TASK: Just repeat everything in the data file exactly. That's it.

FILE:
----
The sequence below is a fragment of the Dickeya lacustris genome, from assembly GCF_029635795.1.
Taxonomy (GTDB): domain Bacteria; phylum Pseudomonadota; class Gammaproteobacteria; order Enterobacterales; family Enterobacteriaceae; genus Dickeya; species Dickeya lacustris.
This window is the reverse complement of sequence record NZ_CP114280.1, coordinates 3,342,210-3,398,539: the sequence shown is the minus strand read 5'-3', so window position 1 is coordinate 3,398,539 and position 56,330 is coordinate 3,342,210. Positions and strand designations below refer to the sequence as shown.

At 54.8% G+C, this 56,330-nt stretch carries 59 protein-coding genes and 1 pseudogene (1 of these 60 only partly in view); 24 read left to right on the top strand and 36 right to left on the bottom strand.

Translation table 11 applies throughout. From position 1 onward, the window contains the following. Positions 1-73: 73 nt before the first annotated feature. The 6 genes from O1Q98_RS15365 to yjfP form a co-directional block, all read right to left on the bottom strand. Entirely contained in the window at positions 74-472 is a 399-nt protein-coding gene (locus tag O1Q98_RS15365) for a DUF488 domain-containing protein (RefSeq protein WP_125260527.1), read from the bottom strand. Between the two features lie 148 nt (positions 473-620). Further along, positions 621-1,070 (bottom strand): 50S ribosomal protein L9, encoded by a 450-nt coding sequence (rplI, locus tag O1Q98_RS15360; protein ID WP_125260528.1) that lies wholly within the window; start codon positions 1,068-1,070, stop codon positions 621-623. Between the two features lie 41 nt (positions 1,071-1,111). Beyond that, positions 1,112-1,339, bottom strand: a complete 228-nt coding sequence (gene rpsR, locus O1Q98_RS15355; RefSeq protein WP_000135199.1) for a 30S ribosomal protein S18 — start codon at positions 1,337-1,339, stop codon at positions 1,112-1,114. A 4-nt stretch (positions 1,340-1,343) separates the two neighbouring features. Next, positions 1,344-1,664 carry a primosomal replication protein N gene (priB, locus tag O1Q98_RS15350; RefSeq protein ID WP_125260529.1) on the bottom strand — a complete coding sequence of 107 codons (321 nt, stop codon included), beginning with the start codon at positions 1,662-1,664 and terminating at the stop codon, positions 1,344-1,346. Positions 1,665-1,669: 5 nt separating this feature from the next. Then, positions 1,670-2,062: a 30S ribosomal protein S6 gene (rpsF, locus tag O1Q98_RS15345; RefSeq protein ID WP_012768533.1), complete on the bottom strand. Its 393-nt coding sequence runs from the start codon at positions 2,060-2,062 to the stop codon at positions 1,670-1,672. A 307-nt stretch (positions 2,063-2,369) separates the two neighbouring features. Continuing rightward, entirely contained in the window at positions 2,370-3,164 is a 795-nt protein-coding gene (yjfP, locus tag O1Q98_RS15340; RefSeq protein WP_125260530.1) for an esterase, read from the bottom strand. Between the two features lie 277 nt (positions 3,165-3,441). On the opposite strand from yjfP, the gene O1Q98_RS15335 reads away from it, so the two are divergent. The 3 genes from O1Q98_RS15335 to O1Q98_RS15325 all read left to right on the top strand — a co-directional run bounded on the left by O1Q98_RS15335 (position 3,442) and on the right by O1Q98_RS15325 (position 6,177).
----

The sequence below is a fragment of the Dickeya lacustris genome, from assembly GCF_029635795.1.
Taxonomy (GTDB): domain Bacteria; phylum Pseudomonadota; class Gammaproteobacteria; order Enterobacterales; family Enterobacteriaceae; genus Dickeya; species Dickeya lacustris.
This window is the reverse complement of sequence record NZ_CP114280.1, coordinates 3,342,210-3,398,539: the sequence shown is the minus strand read 5'-3', so window position 1 is coordinate 3,398,539 and position 56,330 is coordinate 3,342,210. Positions and strand designations below refer to the sequence as shown.

At 54.8% G+C, this 56,330-nt stretch carries 59 protein-coding genes and 1 pseudogene (1 of these 60 only partly in view); 24 read left to right on the top strand and 36 right to left on the bottom strand.

Translation table 11 applies throughout. From position 1 onward, the window contains the following. Positions 1-73: 73 nt before the first annotated feature. The 6 genes from O1Q98_RS15365 to yjfP form a co-directional block, all read right to left on the bottom strand. Entirely contained in the window at positions 74-472 is a 399-nt protein-coding gene (locus tag O1Q98_RS15365) for a DUF488 domain-containing protein (RefSeq protein WP_125260527.1), read from the bottom strand. Between the two features lie 148 nt (positions 473-620). Further along, positions 621-1,070 (bottom strand): 50S ribosomal protein L9, encoded by a 450-nt coding sequence (rplI, locus tag O1Q98_RS15360; protein ID WP_125260528.1) that lies wholly within the window; start codon positions 1,068-1,070, stop codon positions 621-623. Between the two features lie 41 nt (positions 1,071-1,111). Beyond that, positions 1,112-1,339, bottom strand: a complete 228-nt coding sequence (gene rpsR, locus O1Q98_RS15355; RefSeq protein WP_000135199.1) for a 30S ribosomal protein S18 — start codon at positions 1,337-1,339, stop codon at positions 1,112-1,114. A 4-nt stretch (positions 1,340-1,343) separates the two neighbouring features. Next, positions 1,344-1,664 carry a primosomal replication protein N gene (priB, locus tag O1Q98_RS15350; RefSeq protein ID WP_125260529.1) on the bottom strand — a complete coding sequence of 107 codons (321 nt, stop codon included), beginning with the start codon at positions 1,662-1,664 and terminating at the stop codon, positions 1,344-1,346. Positions 1,665-1,669: 5 nt separating this feature from the next. Then, positions 1,670-2,062: a 30S ribosomal protein S6 gene (rpsF, locus tag O1Q98_RS15345; RefSeq protein ID WP_012768533.1), complete on the bottom strand. Its 393-nt coding sequence runs from the start codon at positions 2,060-2,062 to the stop codon at positions 1,670-1,672. A 307-nt stretch (positions 2,063-2,369) separates the two neighbouring features. Continuing rightward, entirely contained in the window at positions 2,370-3,164 is a 795-nt protein-coding gene (yjfP, locus tag O1Q98_RS15340; RefSeq protein WP_125260530.1) for an esterase, read from the bottom strand. Between the two features lie 277 nt (positions 3,165-3,441). On the opposite strand from yjfP, the gene O1Q98_RS15335 reads away from it, so the two are divergent. The 3 genes from O1Q98_RS15335 to O1Q98_RS15325 all read left to right on the top strand — a co-directional run bounded on the left by O1Q98_RS15335 (position 3,442) and on the right by O1Q98_RS15325 (position 6,177).